Sunday, October 17, 2010

trends in online education

A group of friends of mine, the webheads, are international online educators. Every week they use Adobe Connect or Elluminate to create an online learning environment and discuss one topic or the other, in the process becoming more familiar with online learning environments, where groups of educators can hear each other, see each other, share a chat venue on the side, use a mutual whiteboard feature, or even use the centrally-shared middle section to surf the web together and see what is out there.

Now many of these people are online educators anyway, and if you are in the business of havign online classes with people thousands of miles away, this is what you do, and you get used to it, I'm sure. The trend I'd like to address involves people like me, who don't use this stuff in their everyday classes, but nevertheless find that these online venues offer an attractive feature: the ability to really relate to anyone regardless of geography. If I really become used to the idea that I or my students could talk to anyone at any time, then I would steadily match my students up with experts in any number of fields and hold class discussions. Wouldn't I?

The other trend is going in the opposite direction. Educators at my state university are being pressured to put more and more of their course materials online. If you run a class in, say, sociology, why not just make the material available online, so that the class could be pitched and sold to 260 million or more people who could then enroll at our university without necessarily bothering to move to our makes a certain amount of sense, financially, especially in a place where the dorms and the smallness of the town were not high selling points of the university in general. But the faculty here as elsewhere is showing resistance. For one thing, it may seem like they are being asked to provide something for nothing, although maybe the university is thinking of paying them for it, I'm not sure. for another, a new set of skills is clearly required: not only using and finding ways to communicate online, but also passing and grading papers online, managing tools like Elluminate and Adobe Connect, etc. Teachers have a universal instinct to not use anything in their class that they haven't themselves first mastered. And that instinct is kicking in.

The interesting thing is that the trends, though opposite, will actually converge. Some mainstream teachers will master the tools and lead others down the path to using them. Universities will stop trying to get something for nothing and will employ those people who use the tools successfully to lead the way with others. A final trend that we see, that I haven't mentioned, is that the reputation of online education as somewhat fly-by-night, cheaper than thou, will probably slowly but surely move to the mainstream also. I think we academics hear about degrees from University of Phoenix or some such place that we just saw advertised on an online site, and a kind of prejudice kicks in. I'm not sure if this is shared worldwide, nationwide, or just regionally; my guess is that it's a fairly widespread prejudice. My question is whether this prejudice is lifting or easing up over time, so that, essentially, all education could be moved online and thus free parents of the odious prospect of sending their children off to some alcohol-drenched dorm at the ripe age of 18, when their judgment does not match their enthusiasm for socializing. Of course, it's kind of a rite of passage in our culture, to leave home, move to a dorm, find a new town and area to live in. But it's an increasingly expensive rite of passage, and technology has made the thousands-per-month outlay unnecessary for people who are basically looking at four years of dependence, or at the very least being unable to work full time or truly support themselves. A more reasonable balance between being able to work and being able to slowly increase one's education and qualifications would be and ideal way to fix a system where basically, things have been unbalanced for a little too long.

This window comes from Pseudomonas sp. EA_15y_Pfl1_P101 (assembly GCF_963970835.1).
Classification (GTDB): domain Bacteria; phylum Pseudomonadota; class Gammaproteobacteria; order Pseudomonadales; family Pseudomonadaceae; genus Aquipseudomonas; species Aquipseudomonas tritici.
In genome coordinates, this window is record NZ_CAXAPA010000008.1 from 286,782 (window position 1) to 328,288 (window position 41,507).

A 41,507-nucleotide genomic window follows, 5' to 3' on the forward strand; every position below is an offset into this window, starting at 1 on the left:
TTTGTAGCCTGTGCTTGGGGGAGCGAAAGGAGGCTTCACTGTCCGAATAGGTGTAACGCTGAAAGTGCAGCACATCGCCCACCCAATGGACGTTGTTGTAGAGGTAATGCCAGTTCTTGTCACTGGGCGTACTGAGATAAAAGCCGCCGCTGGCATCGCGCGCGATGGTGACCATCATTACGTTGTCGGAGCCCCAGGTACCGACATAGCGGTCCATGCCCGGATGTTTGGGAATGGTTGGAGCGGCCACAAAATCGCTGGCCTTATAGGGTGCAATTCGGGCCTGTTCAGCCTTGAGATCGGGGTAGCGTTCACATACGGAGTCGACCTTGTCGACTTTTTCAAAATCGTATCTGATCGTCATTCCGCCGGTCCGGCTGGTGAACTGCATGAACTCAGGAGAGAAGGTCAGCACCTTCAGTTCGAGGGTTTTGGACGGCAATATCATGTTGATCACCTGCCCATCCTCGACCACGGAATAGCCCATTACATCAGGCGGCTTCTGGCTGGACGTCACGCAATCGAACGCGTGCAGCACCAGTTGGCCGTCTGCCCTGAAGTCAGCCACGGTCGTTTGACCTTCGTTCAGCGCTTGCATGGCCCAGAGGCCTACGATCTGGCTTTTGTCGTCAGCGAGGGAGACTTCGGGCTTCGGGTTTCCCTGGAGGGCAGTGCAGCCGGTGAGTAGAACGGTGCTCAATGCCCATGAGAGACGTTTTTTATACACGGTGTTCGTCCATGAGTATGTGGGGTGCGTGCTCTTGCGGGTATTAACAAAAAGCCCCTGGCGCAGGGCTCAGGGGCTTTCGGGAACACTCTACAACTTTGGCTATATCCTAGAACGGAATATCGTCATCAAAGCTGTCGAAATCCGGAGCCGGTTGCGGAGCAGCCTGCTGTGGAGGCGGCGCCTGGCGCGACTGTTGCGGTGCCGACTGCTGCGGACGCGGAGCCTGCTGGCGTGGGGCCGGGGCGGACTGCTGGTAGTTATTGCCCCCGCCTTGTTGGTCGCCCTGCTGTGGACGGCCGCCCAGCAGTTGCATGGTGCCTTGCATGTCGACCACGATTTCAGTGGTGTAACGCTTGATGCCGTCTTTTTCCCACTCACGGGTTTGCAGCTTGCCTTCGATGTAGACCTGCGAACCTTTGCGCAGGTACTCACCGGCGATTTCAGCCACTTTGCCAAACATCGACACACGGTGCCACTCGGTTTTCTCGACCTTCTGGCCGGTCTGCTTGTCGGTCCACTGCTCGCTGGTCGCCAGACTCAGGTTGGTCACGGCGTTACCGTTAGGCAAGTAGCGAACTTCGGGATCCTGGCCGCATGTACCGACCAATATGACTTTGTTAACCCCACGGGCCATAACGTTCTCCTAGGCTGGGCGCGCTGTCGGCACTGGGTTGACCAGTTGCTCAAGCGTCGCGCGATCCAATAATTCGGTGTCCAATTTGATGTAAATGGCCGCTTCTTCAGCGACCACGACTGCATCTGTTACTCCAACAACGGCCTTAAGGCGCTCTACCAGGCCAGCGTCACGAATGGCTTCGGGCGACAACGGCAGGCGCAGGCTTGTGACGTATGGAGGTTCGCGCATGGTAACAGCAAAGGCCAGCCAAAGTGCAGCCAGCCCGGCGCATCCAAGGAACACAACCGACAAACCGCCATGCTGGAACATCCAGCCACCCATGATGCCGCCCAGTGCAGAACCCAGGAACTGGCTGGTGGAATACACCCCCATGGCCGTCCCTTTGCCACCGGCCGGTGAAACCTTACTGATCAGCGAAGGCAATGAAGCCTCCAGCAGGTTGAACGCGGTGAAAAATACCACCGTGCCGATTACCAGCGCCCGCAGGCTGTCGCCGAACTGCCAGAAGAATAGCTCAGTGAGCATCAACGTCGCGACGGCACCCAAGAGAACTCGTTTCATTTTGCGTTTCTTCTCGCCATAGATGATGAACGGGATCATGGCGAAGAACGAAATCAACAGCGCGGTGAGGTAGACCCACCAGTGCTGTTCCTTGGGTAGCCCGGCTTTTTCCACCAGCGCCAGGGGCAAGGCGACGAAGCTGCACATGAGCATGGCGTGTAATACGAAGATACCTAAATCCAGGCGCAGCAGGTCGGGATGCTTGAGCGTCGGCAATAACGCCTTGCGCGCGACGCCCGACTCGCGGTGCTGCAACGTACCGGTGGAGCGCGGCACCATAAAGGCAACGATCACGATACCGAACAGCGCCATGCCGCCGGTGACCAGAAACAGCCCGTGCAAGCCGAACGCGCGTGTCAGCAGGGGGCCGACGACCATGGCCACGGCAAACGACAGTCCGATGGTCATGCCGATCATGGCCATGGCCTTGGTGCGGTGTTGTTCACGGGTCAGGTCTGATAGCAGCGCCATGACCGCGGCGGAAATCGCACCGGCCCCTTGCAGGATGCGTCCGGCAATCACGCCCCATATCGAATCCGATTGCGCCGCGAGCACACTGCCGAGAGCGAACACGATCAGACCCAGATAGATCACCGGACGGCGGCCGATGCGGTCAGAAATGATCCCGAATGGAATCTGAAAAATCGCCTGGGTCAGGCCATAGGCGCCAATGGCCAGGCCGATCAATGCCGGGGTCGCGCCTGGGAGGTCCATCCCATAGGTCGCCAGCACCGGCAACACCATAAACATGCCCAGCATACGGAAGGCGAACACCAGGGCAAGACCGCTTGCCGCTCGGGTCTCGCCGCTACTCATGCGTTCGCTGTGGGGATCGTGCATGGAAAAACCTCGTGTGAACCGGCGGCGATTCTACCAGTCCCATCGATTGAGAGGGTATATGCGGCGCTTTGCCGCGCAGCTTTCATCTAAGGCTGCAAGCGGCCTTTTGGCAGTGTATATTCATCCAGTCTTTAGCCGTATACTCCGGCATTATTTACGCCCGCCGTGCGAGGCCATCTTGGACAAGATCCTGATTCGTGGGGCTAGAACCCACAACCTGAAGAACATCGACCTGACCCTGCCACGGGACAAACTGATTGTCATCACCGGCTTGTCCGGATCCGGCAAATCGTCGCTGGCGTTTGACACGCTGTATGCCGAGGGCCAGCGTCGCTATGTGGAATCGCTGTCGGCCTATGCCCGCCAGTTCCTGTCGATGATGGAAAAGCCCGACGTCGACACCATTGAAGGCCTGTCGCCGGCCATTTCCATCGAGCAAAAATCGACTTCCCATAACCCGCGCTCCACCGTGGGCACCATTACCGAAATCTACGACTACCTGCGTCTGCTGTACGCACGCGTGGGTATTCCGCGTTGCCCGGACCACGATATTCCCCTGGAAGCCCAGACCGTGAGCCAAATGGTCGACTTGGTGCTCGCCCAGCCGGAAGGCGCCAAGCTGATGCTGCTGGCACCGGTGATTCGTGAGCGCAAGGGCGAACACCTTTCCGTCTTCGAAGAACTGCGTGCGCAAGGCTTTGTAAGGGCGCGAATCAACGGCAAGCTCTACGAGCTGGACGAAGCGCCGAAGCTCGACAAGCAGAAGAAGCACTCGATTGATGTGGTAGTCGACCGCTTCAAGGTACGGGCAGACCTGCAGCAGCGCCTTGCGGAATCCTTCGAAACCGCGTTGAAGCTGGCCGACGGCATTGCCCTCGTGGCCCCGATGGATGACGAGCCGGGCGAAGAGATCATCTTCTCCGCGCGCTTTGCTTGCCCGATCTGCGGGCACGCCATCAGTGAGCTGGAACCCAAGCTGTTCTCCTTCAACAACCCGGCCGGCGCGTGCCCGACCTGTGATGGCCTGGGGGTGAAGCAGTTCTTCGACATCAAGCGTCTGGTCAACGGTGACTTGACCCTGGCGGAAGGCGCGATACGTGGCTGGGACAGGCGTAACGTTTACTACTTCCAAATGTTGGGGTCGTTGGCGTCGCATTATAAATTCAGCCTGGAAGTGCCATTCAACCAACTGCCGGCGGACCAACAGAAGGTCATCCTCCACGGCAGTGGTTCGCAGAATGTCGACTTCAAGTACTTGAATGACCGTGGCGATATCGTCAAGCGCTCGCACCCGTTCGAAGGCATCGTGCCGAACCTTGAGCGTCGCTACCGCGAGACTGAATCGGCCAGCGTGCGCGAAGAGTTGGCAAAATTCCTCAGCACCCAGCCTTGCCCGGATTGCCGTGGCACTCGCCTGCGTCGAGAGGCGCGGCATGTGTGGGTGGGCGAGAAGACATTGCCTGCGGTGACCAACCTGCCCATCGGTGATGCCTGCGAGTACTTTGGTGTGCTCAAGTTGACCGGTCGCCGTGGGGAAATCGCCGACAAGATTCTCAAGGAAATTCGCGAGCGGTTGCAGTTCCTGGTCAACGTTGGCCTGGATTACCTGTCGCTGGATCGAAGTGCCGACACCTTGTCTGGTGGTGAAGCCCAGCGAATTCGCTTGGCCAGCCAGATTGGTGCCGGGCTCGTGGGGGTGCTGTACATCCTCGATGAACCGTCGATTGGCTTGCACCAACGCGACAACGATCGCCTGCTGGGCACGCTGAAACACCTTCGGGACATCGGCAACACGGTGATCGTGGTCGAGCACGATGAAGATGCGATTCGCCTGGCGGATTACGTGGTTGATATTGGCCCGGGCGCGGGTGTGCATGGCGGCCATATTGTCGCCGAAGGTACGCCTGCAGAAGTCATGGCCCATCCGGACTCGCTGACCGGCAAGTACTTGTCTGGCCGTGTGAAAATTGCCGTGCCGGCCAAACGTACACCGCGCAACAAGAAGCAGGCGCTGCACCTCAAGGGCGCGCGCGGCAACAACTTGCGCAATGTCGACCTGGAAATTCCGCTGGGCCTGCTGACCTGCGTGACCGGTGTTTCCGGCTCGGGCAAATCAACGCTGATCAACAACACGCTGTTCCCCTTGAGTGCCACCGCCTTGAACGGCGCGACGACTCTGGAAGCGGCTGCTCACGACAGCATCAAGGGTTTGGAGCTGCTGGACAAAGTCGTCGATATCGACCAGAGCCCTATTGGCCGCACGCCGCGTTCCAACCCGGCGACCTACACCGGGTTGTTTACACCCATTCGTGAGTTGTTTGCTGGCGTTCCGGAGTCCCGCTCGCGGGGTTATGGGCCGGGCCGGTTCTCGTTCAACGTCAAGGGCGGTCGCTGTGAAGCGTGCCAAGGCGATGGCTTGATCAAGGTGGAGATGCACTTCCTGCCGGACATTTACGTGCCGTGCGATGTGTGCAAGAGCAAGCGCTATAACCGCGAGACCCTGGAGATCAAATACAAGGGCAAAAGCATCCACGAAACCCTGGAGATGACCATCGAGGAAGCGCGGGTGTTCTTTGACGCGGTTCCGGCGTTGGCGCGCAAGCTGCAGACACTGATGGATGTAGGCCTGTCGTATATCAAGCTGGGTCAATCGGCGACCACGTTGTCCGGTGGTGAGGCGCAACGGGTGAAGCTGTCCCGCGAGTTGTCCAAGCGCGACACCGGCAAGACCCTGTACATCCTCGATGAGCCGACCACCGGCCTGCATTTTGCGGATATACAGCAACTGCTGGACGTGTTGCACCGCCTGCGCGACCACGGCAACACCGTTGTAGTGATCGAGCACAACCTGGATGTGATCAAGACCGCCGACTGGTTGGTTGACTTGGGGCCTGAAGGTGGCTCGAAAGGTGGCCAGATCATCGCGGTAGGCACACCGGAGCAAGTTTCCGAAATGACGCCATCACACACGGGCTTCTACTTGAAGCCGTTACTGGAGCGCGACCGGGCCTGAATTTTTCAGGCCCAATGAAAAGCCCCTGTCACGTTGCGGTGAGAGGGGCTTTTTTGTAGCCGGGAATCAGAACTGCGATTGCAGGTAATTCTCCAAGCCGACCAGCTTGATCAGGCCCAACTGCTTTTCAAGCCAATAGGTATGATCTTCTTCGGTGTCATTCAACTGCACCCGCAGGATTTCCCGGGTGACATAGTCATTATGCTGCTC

I don't know my point here: whether I still advocate that all teachers learn to use Elluminate and Adobe connect (your grandchildren's classrooms, as one article pointed out); whether it is the solution to SIUC's ongoing recruitment/retention debate; whether it is the solution to society's growing impatience with the alcohol-drenched 18-year-old rite of passage; or finally, whether it is just huge megatrends, going somewhere like tanker ships in a crowded bay, with nobody in charge and no likely outcome until years to come when the dust will presumably settle on a new configuration, for public education or at least college education. Numbers and statistics will show what people are doing and where they are going for their educations; I no longer collect these statistics. Nevertheless, the writing is on the wall (the whiteboard) so to speak.

Those who stand idly on the banks of change, will ultimately be swept off with the rest, when the river rises around them, and they see that resisting the trends will take too much work, kind of like refusing to have a phone, or a cell phone. It may become too hard to buck the trend.


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